Sunday, May 9, 2010

Private home rents picking up again

Demand rising in tandem with arrival of more expats

Private home rents are finally on the way up, official data shows.

But there is some anecdotal evidence that the rental market has since slowed in some areas.

Data from the Urban Redevelopment Authority (URA) a fortnight ago shows private home rents rose by 4.7 per cent in the first quarter. This is a clear improvement on the 0.6 per cent rise in the previous quarter which followed five quarters of rental decline.

Leasing activities have picked up as more expatriates arrive, and this year could turn out to be as busy as 2007, said Mr Patrick Lai, director of corporate residential leasing at Savills Singapore.

Most of them are still from the biomedical, pharmaceutical and petrochemical industries, he said.

But Mr Lai added: 'We are seeing a lot of returnees from the financial services - and bankers are the ones with deep pockets.'

Agreeing, CBRE executive director, residential, Mr Joseph Tan said: 'The recovering Singapore economy has resulted in positive business sentiment and expansion plans, especially in finance and banking.

'Some top-level executives were known to have relocated from Britain to Singapore to enjoy some tax savings.'

Experts said rentals for good class bungalows and detached houses are up as their supply is limited.

Area-wise, the city centre is likely to do better than the city fringes or suburbs, said Mr Tan. URA data shows the median rents of some residential buildings in districts 9 and 10 such as The Claymore have grown by 1 to 27 per cent in the last six months.

The prime districts, and increasingly downtown Marina Bay and Sentosa Cove as well, are favourite locations for expatriates because of their amenities, network of foreigners, and accessibility to international schools, Mr Tan said.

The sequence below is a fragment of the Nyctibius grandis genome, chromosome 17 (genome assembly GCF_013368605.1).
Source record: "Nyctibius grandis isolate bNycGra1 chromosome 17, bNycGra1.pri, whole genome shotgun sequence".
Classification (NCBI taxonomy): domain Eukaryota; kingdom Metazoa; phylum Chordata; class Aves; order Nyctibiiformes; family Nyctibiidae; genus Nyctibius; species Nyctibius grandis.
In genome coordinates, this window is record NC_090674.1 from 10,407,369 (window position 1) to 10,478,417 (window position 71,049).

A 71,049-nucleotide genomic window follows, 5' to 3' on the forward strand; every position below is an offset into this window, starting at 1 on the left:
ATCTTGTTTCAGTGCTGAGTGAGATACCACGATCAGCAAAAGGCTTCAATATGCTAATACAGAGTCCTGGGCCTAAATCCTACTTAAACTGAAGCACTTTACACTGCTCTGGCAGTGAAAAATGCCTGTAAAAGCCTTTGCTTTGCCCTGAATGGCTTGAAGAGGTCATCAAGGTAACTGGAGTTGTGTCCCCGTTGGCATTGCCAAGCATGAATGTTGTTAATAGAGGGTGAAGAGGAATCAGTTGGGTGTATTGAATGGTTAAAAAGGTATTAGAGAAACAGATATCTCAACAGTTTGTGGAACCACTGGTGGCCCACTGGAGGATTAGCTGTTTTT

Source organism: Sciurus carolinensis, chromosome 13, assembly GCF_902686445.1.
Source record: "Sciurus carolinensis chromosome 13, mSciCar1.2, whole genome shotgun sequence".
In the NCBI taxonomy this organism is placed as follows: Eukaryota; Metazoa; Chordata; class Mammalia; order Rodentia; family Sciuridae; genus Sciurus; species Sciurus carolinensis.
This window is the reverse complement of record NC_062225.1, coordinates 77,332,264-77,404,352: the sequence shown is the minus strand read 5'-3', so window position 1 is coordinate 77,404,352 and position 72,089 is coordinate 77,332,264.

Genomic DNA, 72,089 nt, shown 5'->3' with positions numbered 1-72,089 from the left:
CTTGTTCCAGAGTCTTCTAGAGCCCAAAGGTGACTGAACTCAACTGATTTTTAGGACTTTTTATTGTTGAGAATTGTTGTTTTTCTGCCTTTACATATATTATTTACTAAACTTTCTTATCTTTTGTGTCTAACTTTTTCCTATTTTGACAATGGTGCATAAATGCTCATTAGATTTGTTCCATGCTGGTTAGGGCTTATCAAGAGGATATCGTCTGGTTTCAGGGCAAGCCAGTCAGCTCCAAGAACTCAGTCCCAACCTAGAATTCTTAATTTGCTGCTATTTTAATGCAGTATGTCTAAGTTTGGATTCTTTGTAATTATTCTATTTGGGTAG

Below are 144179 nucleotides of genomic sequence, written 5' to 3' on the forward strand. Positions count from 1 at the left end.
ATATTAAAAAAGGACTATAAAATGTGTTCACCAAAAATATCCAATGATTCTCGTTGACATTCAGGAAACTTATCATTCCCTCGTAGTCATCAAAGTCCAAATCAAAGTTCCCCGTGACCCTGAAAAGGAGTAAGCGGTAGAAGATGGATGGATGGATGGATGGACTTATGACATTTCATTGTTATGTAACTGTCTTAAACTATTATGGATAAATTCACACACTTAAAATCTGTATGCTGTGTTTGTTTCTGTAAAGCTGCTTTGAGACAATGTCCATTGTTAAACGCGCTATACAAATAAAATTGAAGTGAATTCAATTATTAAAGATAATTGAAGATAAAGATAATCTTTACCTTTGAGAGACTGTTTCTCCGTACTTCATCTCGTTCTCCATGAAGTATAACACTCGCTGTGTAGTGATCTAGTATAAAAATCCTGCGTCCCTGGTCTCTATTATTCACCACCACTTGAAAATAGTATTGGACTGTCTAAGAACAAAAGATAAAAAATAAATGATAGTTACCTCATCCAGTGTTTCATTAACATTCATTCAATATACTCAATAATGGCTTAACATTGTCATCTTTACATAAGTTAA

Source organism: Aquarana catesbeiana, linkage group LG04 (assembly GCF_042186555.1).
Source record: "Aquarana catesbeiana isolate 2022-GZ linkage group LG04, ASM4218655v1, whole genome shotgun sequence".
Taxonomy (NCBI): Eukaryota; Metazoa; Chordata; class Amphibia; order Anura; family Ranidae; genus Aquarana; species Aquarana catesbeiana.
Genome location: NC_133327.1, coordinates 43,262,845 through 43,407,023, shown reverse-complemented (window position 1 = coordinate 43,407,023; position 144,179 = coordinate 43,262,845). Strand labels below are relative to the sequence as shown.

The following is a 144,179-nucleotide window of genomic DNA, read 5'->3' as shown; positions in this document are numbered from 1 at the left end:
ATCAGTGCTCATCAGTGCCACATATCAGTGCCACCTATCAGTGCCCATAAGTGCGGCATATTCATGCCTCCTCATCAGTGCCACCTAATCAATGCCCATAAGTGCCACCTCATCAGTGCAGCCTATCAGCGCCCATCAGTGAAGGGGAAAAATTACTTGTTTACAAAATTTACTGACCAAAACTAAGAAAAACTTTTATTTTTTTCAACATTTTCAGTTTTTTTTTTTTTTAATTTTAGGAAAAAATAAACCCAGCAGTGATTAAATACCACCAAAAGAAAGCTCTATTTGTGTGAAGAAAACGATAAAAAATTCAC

As for the other areas, things are not as bright, though some parts are doing better. Rentals for both non-landed and landed homes in the Serangoon Gardens and Lorong Chuan areas, for instance, are heading up because of the presence of the Australian and French international schools there, said Mr Tan.

URA data shows that rents of non-landed homes in the city fringe areas and suburban spots rose by 4 per cent and 4.8 per cent respectively in the first quarter.

Rents of non-landed homes in the core city centre, or what URA calls the core central region, rose the most, at 5.3 per cent.

URA's second-quarter data will not be out until end-July but already, some agents are seeing more supply in certain parts of the market.

'The rental volume is there but lessees have more choices now. Quite a few projects were completed in the past few months and they will have created more competition in the market,' said ECG Property Group chief executive Eric Cheng.

The market did recover quite a bit earlier this year but things have slowed since then, with rentals staying mostly flat, said a seasoned agent who declined to be named.

In particular, the mid-tier rental segment - homes asking for about $3,500 to $8,000 a month - is expected to see even more supply than demand as more projects such as Sky @ Eleven and Southbank are completed, experts said.

An executive about to sign a lease for a three-bedroom apartment of some 1,500 sq ft in Upper Bukit Timah for $3,000 a month said the landlord had lowered the rent from $3,500 a month. 'Rents are very negotiable now,' she said.

Mr Tan said business prospects could remain favourable for the rest of the year, based on the Government's projection of gross domestic product growth of 7 per cent to 9 per cent this year.

'But the Greek financial crisis may put a dampener on the global markets,' he cautioned.

'Although companies may continue their expansion plans, they might not review their housing budget for expatriate staff. This is likely to check the rise in residential rents for the rest of the year.'

Source: Sunday Times, 9 May 2010

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